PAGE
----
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Scots look to bounce back

Cotter aiming to go out on a high

Vern Cotter

Vern Cotter: ‘we know what we have to do’

Coach proud of record

It will be unfortunate if the lasting memory of Vern Cotter’s time in charge of Scotland is last weekend’s Twickenham mauling in the RBS Six Nations Championship.

The Kiwi, who leaves for Montpellier in June, can be quietly pleased with the job he has done in revitalising the national team over the last three years.

From wooden spoon recipients in the Six Nations two years ago, the Scots soared to a highest-ever world ranking of No. 5 under his guidance. Such was the capitulation against England, however, much of that good work is in danger of being clouded by events in south west London.

The record loss may not be as disappointing as that whitewash in his first season but it was a sobering experience nonetheless.

A rousing 2015 World Cup campaign before a controversial one-point loss to Australia in the quarter-finals will probably rank as his pinnacle. The blossoming of the likes of Finn Russell and Stuart Hogg into genuine contenders for the British and Irish Lions tour to New Zealand this summer is also a highlight of his tenure.

Wins over Ireland and Wales in this year’s RBS Six Nations with a blend of exciting attacking rugby, had many wondering why the SRU hadn’t been keen to extend his contract beyond June 2017.

Former international Gregor Townsend will arrive from Glasgow Warriors to take over, with consolidating the team’s world ranking a key focus.

That is for the future. This season supporters believed this could be the year for Scotland. Expectations the Scots could win their first Triple Crown for 27 years at Twickenham were high.

Those dreams were cruelly crushed by Eddie Jones’ all-conquering England side, whose pace and power had their visitors chasing shadows from the first whistle.

If this year’s performances at BT Murrayfield against the Irish and Welsh are among the best displays of Cotter’s reign, then the horror show on the banks of the River Thames must rank as the worst. It arguably eclipses the shock loss to Italy in Edinburgh two years ago.

The record 61-21 defeat was a chastening experience for all connected with Scotland, who found themselves sent homewards to think again.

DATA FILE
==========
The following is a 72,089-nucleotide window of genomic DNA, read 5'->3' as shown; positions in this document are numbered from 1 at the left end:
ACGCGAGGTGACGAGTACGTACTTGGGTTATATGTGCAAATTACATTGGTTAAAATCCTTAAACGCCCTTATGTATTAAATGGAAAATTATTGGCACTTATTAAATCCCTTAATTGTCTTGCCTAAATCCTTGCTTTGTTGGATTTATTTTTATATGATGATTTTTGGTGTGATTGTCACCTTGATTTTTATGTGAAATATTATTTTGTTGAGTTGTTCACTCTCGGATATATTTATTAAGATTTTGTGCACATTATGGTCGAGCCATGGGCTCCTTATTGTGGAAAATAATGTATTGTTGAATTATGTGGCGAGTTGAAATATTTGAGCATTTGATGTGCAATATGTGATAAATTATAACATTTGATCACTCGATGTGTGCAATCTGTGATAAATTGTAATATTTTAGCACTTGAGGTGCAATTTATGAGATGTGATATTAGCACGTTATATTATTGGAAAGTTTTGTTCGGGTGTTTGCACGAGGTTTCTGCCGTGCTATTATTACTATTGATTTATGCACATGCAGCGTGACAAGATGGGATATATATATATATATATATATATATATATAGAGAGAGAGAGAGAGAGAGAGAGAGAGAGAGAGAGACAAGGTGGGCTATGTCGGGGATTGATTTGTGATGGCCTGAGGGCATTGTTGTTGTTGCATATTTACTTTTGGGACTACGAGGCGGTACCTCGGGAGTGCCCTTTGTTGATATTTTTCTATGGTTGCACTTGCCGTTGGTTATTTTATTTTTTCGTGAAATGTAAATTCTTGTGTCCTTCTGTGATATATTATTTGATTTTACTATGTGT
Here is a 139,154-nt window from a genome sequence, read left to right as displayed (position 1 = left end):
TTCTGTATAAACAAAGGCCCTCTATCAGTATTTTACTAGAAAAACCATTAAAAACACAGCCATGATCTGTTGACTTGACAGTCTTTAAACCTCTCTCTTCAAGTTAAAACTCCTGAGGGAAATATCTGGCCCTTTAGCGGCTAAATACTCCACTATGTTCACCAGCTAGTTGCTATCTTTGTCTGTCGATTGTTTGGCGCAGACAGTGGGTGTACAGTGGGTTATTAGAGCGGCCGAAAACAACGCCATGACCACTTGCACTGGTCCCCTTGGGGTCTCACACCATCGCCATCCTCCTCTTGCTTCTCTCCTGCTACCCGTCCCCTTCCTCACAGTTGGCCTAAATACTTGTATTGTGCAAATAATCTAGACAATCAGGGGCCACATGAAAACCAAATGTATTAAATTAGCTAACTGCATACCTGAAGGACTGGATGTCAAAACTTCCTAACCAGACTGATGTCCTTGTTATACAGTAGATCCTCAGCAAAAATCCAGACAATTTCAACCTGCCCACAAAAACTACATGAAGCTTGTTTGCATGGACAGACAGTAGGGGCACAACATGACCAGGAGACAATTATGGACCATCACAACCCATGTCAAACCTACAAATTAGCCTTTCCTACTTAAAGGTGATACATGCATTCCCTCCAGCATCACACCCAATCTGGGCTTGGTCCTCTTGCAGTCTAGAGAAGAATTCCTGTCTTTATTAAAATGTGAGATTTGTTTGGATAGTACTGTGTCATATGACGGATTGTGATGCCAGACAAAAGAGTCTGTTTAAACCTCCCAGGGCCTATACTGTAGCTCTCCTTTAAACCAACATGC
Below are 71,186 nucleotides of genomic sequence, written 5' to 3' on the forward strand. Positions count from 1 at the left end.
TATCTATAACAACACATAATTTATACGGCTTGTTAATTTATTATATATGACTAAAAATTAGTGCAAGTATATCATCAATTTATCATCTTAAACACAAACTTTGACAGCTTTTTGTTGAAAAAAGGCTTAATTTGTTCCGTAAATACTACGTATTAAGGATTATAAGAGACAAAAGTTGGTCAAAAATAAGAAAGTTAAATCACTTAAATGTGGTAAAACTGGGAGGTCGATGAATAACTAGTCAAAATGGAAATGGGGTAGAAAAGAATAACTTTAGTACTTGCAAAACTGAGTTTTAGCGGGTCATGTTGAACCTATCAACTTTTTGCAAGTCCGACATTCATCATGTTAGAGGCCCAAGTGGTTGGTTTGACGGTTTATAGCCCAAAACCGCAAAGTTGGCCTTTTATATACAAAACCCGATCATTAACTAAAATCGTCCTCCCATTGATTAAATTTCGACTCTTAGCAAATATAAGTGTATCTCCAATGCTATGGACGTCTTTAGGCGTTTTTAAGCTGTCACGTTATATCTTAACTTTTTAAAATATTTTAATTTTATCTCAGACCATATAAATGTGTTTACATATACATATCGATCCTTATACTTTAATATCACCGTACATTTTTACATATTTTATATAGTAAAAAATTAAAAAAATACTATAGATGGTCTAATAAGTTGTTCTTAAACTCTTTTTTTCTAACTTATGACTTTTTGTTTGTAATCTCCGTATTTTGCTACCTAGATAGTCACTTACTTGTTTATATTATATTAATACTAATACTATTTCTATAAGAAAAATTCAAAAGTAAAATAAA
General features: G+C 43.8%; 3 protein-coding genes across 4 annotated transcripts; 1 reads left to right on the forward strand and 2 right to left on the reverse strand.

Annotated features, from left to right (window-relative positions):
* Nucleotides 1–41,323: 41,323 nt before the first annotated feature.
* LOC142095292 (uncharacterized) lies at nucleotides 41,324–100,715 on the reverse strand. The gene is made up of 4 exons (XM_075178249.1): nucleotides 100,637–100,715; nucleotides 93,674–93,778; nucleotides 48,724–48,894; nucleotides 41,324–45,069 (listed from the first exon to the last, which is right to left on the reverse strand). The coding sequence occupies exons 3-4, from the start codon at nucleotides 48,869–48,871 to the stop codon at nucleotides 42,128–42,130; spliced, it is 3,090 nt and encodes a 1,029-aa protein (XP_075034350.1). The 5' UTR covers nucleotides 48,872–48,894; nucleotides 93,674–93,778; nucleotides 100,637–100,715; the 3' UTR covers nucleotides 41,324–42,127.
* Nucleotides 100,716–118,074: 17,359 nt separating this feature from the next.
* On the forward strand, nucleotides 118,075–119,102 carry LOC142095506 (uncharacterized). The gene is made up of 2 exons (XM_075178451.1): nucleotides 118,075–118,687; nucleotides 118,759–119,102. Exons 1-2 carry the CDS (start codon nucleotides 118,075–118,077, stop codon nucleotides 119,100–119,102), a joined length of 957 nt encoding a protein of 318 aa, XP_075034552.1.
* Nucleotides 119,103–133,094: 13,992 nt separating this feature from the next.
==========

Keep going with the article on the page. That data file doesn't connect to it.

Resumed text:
Such was the manner in which the Scots folded, it may take some time for those who witnessed the events unfold to completely erase them from their minds.

Josh Strauss

Josh Strauss: injured (photo by Terry Murden – DB Media Services)

Yes, injuries again played their part in disrupting plans, a recurring theme, in fact, throughout the campaign. Influential captain Greig Laidlaw and the imposing Josh Strauss were ruled out of the championship after the narrow loss to France in Paris and proved very difficult to replace.

Would things have turned out much differently at Twickenham had Hogg, for example, not gone off in the first half? It would take a brave man to argue a case.

Instead of running out against Italy in Saturday’s final RBS Six Nations fixture with the chance of a first championship in 18 years, Cotter’s men now need a performance to save face.

It is the first time BT Murrayfield has sold out for the visit of the Italians and the nation deserves a display to remember.

“We know what we want to do, that is to win the game, and know what we have to do,” said the head coach. We would like to see them put in a performance they can be proud of.”

Cotter will see out the remaining months of his contract working at club level in a bid to attract more youngsters to the game.

“I’ll be involved in club rugby, coach development and bits and pieces around the place. I’ll try to make myself useful until they tell me to bugger off!” he smiled.

“Hopefully the way the team has played has helped young aspiring athletes to pick up a rugby ball and run with it. We can see at this time of year how we are lacking in depth in Scottish rugby so the more people who pick up the ball and play it, the more quality we have coming through.

“As coaches if we can help other coaches get better through our experiences then it will have a follow-on effect. There’s a lot of enjoyment out of doing that as well.”

Cotter, meanwhile, has named one change to the starting XV to face Italy. Ross Ford will win his 107th cap as he begins his first match of the championship in place of hooker Fraser Brown, who moves to the bench.

Scotland: Hogg, Seymour, Jones, Dunbar, Visser, Russell, Price, Reid, Ford, Fagerson, R. Gray, J. Gray, Barclay (capt.), Watson, Wilson. Replacements: Brown, Berghan, Du Preez, Weir, Dell, Swinson, Pyrgos, Scott.

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